The Yiddish Policemen's Union: A Novel
The Yiddish Policemen's Union: A Novel
by Michael Chabon
Edition: Paperback
Price: CDN$ 15.51
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1 of 1 people found the following review helpful
5.0 out of 5 stars Mishegas Shtick, July 18 2012
"The Yiddish Policemen's Union" by Michael Chabon, was originally published on May 1st 2007. The story is set in an alternate reality, where the U.S. agreed to implement the Slattery report, which provisioned land in Alaska as a temporary refuge for European Jews in 1940. That decision led to the Sitka settlement in 1941 (in the story), and Israel was destroyed in 1948, but the story itself takes place in a modern day world resulting from that history. There are other significant historical changes hinted at in the story as well, but they are not important to the overall plot. The other key factor is that the temporary refuge is about to end, after a 60-year period, and it appears that it will not be extended.

The story itself is a detective story, and the hero is Meyer Landsman, a homicide detective, who is investigating the murder of an unknown man (initially) who was known as a chess player. Landsman's partner is half-Tlingit (Alaskan native) half-Jewish man named Berko Shemets. Landsman's ex-wife (Bino) is promoted to be his commanding officer, and the interesting character list goes on and on from there. Chabon creates wonderful characters that are not just two-dimensional figures and each is a distinctive character to the reader. In addition, the entire world is textured and contributes greatly to pulling the reader into the world he has created.

This book received a number of awards, including the Hugo and Nebula Awards for Best Novel, the Locus Award for Best SF Novel, and the Sidewise Award for Alternate History for Best Novel. It was also considered for the British Science Fiction Association and the Edgar Allan Poe Awards for Best Novel. Chabon has also won the Pulitzer Prize, though that was for "The Amazing Adventures of Kavalier & Clay" and not this book, but it does speak to Michael Chabon's skill as a writer. I definitely recommend this book as it has a good mystery, a unique and interesting alternate history, and a lot of humor, which makes for a very enjoyable time for the reader.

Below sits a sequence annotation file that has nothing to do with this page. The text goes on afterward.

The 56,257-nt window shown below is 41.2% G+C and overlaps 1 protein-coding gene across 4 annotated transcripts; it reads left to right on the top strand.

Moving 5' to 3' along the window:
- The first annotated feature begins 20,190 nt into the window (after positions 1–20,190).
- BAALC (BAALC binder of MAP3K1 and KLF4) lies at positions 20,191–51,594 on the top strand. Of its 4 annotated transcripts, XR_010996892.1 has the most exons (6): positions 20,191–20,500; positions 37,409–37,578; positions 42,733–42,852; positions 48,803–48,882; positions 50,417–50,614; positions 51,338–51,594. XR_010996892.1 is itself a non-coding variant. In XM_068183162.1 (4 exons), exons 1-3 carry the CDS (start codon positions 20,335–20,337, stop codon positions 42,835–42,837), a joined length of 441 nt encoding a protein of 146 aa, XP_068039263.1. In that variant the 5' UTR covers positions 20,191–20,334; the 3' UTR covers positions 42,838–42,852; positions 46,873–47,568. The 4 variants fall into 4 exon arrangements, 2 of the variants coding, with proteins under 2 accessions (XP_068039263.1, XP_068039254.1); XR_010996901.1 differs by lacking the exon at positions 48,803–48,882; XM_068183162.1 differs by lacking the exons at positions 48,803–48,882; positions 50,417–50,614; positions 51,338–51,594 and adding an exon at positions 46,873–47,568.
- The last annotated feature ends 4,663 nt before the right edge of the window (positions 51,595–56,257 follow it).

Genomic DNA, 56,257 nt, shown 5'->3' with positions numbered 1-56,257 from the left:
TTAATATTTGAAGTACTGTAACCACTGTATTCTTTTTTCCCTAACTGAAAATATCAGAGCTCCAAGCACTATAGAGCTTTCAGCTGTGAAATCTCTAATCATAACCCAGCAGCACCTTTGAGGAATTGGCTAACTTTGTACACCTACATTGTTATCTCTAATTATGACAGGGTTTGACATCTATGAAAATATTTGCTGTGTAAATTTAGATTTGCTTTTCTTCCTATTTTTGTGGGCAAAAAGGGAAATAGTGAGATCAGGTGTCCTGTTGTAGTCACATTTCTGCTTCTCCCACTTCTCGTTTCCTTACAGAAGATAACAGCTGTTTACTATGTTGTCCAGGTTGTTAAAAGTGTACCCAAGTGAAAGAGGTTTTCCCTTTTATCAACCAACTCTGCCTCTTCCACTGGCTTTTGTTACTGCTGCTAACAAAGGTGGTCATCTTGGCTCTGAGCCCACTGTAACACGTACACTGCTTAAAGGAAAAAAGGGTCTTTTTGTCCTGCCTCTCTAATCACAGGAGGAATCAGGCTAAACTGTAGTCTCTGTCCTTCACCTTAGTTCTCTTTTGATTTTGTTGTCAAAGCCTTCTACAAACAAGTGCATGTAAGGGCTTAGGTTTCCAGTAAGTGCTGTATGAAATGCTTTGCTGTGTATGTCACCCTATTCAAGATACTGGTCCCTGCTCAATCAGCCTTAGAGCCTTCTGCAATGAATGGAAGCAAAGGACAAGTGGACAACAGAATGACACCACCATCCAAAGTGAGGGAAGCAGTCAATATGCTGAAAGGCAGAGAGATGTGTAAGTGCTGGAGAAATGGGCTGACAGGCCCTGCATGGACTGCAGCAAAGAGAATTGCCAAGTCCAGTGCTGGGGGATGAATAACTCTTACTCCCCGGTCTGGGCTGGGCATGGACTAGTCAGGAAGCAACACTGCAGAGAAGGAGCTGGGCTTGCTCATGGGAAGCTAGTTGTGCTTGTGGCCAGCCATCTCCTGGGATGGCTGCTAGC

The Stolen Bacillus and Other Incidents (1904)
The Stolen Bacillus and Other Incidents (1904)
by H G Wells
Edition: Paperback
Price: CDN$ 40.24
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3.0 out of 5 stars Early Collection Of Stories From Wells, July 17 2012
Technically, "Select Conversations With An Uncle" which was published earlier in 1895 was Wells' first collection of stories, but the stories from that collection have largely been forgotten, while this collection, "The Stolen Bacillus and Other Incidents", contains a few stories which have long been remembered as early classics. The fourth of four books published in 1895, this collection contains 15 works of short fiction which were originally published between December of 1893, and March of 1895, mostly in "Pall Mall Budget" (or "Pall Mall Gazette"), but there is one story which was published originally in "Black and White" and one from "The St. James Gazette".

The collection opens with "The Stolen Bacillus", a short story which can definitely be considered science fiction. In this an unnamed visitor of a Bacteriologist preys on the Bacteriologists ego to boast about the dangerous strains of bacteria he has on hand. The visitor turns out to be an anarchist who steals a vial with bacteria to use as a weapon, resulting in a chase, with a surprise ending. Published originally in "The Pall Mall Budget" on June 21st of 1894, this story predicts the fears of terrorists using biological weapons.

The next story is "The Flowering of the Strange Orchid", another science fiction story, in which a man (Winter-Wedderburn) is tired of having an uneventful life and purchases some orchids from a collector who died, one of which is a very unusual specimen and provides him with an event in his life which he so desperately wanted. Published on August 2nd of 1894 in "The Pall Mall Budget", this story is an early example of using a previously unknown species as subject-matter.